If you need to find if a Fedex package was sent and received a while back, the tracking information available on the Fedex website is limited. The post here on the Fedex site notes that information will only be available for packages sent and delivered in the past 90 days.


But if you have a PS|Ship account you're in luck. PS|Ship will store data about your Fedex shipments up to at least 15 years ago, and the metadata in the system will indicate if a package was delivered.


Perhaps it's not too far-fetched that data in PS|Ship should be considered as a potential source from which to collect ESI for electronic discovery.





Zoom is now offering end-to-end encryption. E2EE prevents anyone from viewing the video conference except the participants. So even your internet provider and the Zoom network admins can't access the data shared on a call. The keys for the encryption are generated on the users' computers


To activate E2EE go to settings (the cogwheel on the top right) and then select the option for 'View More Settings' at the bottom which will take you to the online account.




If you have admin rights for the account, you'll can set E2EE on the Meeting tab in the Security section.



E2EE can also be enabled for specific groups on a Zoom call.


The following services can't be used when E2EE is used for a Zoom call:


1. Cloud based recording of the Zoom call.

2. Speech-to-text transcription.

3. Breakout rooms.

4. Private chat messages.

5. Live streaming of the call on YouTube.


If end-to-end encryption is enabled, you'll see a padlock in the tiny green shield on the upper left of the screen. Without E2EE this icon will have a check mark inside.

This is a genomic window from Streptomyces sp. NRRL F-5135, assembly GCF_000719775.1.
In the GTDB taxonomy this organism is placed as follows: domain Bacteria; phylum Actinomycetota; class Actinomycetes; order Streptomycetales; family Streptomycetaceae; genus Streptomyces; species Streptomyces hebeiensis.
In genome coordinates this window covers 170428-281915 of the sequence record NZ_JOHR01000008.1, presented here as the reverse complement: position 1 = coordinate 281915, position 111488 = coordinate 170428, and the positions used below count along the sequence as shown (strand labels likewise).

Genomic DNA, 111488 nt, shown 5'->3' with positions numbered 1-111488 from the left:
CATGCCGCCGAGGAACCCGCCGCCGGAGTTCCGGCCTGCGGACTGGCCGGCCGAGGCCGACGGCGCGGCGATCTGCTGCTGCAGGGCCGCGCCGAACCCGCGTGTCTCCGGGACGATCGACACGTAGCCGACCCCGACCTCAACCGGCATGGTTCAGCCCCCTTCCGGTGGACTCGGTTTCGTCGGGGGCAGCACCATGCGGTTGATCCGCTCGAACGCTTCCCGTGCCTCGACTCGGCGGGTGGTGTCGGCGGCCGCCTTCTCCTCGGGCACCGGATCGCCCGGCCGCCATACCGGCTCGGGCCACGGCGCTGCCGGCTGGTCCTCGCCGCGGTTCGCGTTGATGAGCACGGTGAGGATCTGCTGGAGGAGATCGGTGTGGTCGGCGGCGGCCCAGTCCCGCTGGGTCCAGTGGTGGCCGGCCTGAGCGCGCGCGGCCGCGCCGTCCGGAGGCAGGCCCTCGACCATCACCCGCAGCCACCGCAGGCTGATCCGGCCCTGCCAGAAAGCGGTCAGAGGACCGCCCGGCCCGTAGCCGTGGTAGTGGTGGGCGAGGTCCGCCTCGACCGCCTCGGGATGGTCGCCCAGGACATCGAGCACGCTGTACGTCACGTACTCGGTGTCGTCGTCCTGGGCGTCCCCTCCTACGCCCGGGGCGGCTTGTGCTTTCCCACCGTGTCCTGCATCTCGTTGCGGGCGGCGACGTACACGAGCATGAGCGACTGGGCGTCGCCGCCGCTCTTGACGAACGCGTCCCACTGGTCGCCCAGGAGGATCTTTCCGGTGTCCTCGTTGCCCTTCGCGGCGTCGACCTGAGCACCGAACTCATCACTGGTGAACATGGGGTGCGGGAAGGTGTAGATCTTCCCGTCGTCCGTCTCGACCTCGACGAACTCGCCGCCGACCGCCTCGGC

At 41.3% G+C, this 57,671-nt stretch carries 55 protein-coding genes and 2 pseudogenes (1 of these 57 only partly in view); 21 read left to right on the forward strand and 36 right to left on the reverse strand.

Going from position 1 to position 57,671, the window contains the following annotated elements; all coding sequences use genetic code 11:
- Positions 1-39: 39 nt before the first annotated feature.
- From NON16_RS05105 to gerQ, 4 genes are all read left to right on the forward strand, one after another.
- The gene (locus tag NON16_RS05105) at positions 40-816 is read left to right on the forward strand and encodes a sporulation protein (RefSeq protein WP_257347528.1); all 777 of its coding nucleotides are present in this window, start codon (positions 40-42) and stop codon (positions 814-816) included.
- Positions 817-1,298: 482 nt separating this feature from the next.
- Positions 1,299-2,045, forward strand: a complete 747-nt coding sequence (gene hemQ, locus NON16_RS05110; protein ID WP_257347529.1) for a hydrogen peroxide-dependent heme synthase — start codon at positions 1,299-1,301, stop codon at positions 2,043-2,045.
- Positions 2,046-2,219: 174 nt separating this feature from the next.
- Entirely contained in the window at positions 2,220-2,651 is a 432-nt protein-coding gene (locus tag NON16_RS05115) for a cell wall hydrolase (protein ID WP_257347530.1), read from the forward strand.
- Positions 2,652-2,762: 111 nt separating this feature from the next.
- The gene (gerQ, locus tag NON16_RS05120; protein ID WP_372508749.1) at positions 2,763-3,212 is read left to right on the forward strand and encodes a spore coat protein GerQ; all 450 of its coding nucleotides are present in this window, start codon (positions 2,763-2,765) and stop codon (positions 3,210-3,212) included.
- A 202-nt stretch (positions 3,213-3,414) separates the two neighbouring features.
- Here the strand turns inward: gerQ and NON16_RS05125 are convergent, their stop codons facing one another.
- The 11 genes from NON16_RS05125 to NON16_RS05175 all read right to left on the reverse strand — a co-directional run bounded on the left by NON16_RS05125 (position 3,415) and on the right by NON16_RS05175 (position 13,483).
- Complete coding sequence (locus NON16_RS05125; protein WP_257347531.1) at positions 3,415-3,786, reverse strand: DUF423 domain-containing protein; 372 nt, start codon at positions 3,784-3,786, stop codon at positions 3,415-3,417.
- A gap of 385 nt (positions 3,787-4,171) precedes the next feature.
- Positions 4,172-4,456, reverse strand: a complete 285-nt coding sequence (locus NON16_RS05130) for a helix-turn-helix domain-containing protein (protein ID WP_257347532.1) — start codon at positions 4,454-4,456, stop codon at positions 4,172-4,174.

The users on the Zoom call can also read off codes to one another, which will confirm that they have a secure connection.




Note that this is the beta version of E2EE in Zoom, so they are in the process of working out bugs.

While demonstratives are usually excluded from the jury room during deliberations, a trial court can allow their use at its discretion. In United States v. Natale, 719 F.3d 719 (7th Cir. 2013), the Court of Appeals affirmed the district court's denial of a motion for a new trial by a defendant whose motion was based on the fact that the jury was allowed to use demonstratives during their deliberations. It concluded that the court did not abuse its discretion because:


1. Both sides were given the opportunity to give the jury demonstratives.

2. The demonstratives accurately represented evidence.

3. The demonstratives did not transport counsel to the jury room since labels were removed and the jury would have to identify their content by recalling testimony.


Taking the labels off a demonstrative exhibit can help separate it from an expert's testimony about the demonstrative.


Summary charts are real evidence which a jury can review during deliberations. Federal Rule of Evidence 1006 allows summary charts or calculations to be used to show the content of voluminous records, so long as the originals can be examined by other parties. This type of summary chart is based on admissible evidence. A pedagogical device summary is used to assist the jury in reviewing testimony or admitted exhibits, and a court may not permit it to be used during deliberations.



Sean O'Shea has more than 15 years of experience in the litigation support field with major law firms in New York and San Francisco.   He is an ACEDS Certified eDiscovery Specialist and a Relativity Certified Administrator.

The views expressed in this blog are those of the owner and do not reflect the views or opinions of the owner’s employer.

 

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This policy is subject to change at any time.

 

Contact Me With Your Litigation Support Questions:

seankevinoshea@hotmail.com

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